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  Talk Elections
  Presidential Elections - Analysis and Discussion
  U.S. Presidential Election Results (Moderators: Torie, ON Progressive)
  American Communities Project: Mapping US Counties
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Author Topic: American Communities Project: Mapping US Counties  (Read 1242 times)
eric82oslo
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« on: July 12, 2015, 03:22:49 pm »

Here's a neat map which takes demographical data from every single US county and then analyze them to figure out which characteristic best represents each county. They've used 15 different characteristics, though a couple of them are very similar. It's hard to get a view of Alaska & Hawaii unfortunately, even if you zoom out.

http://project.wnyc.org/acp/#5/38.393/-94.658 (close up)
http://project.wnyc.org/acp/#4/38.34/-94.66 (zoomed out)

Here are a list of all 15 characteristics and which state best represent the characteristic on the map.

Military Posts: North Carolina, Virginia
Graying America: Oregon, Maine, Wyoming
Aging Farmlands: North Dakota
Working Class Country: West Virginia
Rural Middle America: Iowa, Illinois, Indiana
Evangelical Hubs: Oklahoma, Kentucky
Middle Suburbs: Massachusetts, New Jersey
Exurbs: New Hampshire, New Jersey, Maryland
African American South: Georgia, South Carolina, Mississippi
College Towns: Rhode Island
Native American Lands: Arizona, South Dakota, Montana
Urban Suburbs: Massachusetts, New Jersey, Connecticut, California
LDS Enclaves: Utah, Idaho
Hispanic Centers: Texas, New Mexico, California
Big Cities: California, Texas

Pretty interesting stuff. Smiley

Ooops. I was planning to post this in the Trends subforum, sorry. Maybe some moderator could relocate it? Thanks.
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Boston Bread
New Canadaland
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« Reply #1 on: July 12, 2015, 05:21:16 pm »

Odd that Graying America is that prevalent in the West. Isn't the East older?
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Boston Bread
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« Reply #2 on: July 12, 2015, 05:25:02 pm »

Also, that's a lot of college towns. Canada generally doesn't cities whose culture is dominated by a school, although Waterloo where I live does have a college town image.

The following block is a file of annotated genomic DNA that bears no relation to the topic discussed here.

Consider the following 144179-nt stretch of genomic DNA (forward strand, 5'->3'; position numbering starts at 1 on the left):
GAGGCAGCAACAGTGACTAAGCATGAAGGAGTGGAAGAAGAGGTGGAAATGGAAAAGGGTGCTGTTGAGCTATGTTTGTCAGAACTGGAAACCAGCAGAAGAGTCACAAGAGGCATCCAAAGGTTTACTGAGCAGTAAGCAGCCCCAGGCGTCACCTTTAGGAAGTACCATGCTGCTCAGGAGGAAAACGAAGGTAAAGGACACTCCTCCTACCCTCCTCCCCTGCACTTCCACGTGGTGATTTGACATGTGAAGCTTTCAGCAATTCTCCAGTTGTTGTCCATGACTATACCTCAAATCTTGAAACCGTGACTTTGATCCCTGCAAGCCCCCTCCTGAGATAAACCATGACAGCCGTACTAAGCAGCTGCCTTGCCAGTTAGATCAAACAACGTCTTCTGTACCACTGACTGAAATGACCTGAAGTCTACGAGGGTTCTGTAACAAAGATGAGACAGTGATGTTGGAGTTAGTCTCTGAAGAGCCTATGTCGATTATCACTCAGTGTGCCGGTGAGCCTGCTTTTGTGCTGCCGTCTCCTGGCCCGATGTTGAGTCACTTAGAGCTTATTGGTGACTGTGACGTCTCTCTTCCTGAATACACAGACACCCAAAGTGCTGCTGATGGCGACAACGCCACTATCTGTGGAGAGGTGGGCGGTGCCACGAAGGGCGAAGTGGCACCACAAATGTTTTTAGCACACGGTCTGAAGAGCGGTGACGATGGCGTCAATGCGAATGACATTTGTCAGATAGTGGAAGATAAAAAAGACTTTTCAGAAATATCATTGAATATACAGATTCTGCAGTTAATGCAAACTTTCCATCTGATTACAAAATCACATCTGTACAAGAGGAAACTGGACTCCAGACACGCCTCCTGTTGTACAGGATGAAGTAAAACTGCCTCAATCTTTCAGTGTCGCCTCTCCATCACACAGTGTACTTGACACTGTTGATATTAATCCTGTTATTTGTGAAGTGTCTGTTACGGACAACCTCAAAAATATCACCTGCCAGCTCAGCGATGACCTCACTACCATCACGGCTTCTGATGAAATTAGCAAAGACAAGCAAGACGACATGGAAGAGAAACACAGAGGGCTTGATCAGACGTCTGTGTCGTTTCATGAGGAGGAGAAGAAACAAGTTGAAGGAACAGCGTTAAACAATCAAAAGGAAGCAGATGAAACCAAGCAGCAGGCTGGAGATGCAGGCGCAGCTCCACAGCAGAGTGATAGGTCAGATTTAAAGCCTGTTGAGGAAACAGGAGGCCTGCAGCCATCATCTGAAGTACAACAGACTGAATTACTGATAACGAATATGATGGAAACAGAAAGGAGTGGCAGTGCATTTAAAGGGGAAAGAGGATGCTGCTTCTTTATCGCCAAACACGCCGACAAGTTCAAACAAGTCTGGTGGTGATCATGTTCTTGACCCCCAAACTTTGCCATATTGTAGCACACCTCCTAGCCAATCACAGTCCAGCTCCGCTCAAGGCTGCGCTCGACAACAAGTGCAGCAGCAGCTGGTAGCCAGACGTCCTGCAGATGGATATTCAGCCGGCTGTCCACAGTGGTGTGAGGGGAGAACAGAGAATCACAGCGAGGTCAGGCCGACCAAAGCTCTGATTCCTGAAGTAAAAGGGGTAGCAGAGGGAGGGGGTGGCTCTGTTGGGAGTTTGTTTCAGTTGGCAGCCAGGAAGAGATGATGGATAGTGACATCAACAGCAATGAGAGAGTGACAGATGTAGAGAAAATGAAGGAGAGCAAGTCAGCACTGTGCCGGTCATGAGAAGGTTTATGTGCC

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VPH
vivaportugalhabs
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« Reply #3 on: July 17, 2015, 01:22:41 pm »

The college towns thing seems sketchy. Shawnee County may have Washburn University but it is not a college town...
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Dr. RI
realisticidealist
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« Reply #4 on: July 17, 2015, 04:49:35 pm »

lol at Spokane being a college town. I'd have made up a few more categories including "tourist traps" or something like that.
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Clarko95
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« Reply #5 on: July 17, 2015, 06:50:43 pm »
« Edited: July 17, 2015, 07:17:55 pm by Clarko95 »

They screwed up the Chicago area so badly. Porter County, Indiana is exurban. You have to drive through tons of cornfields to reach rapidly-exurban-ing satellite cities like Portage and Valparaiso. Will and Lake Counties in Illinois are middle suburbs; they connect directly to the similarly-dense suburbs of Cook County.

Also, most of the counties that have smaller cities in Indiana are not "middle suburbs". They're still more rural than anything else.


Also, in terms of the state as a whole and not just the number of counties classified in a certain way, Illinois better represents Middle and Urban suburbs. It's "Middle America" in that Illinois is a fairly accurate representation of America as a whole, but the state's more urban character (obviously dominated by Chicago and its suburbs) puts it apart from places like Indiana and Ohio and doesn't make it "rural middle America".

[/nitpicking]
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Republican Michigander
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« Reply #6 on: August 02, 2015, 08:38:19 pm »

I don't live in a "Middle Suburb." My county is either rural middle America or Exurbs depending on your definition. 
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DS0816
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« Reply #7 on: September 05, 2015, 09:10:56 am »

I live in Wayne County (county seat is Detroit), Michigan, and am among the "Big Cities" counties on that map. I make annual trips to Larimer County (county seat is Fort Collins) in Colorado—the best bellwether county in that state—and it is a "College Towns" county. It's always good to get some experience outside one's comfort zone…and I appreciate this map.
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Figueira
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« Reply #8 on: September 05, 2015, 05:56:04 pm »

Counties are probably too large of a unit for this sort of thing, but it's still pretty interesting.
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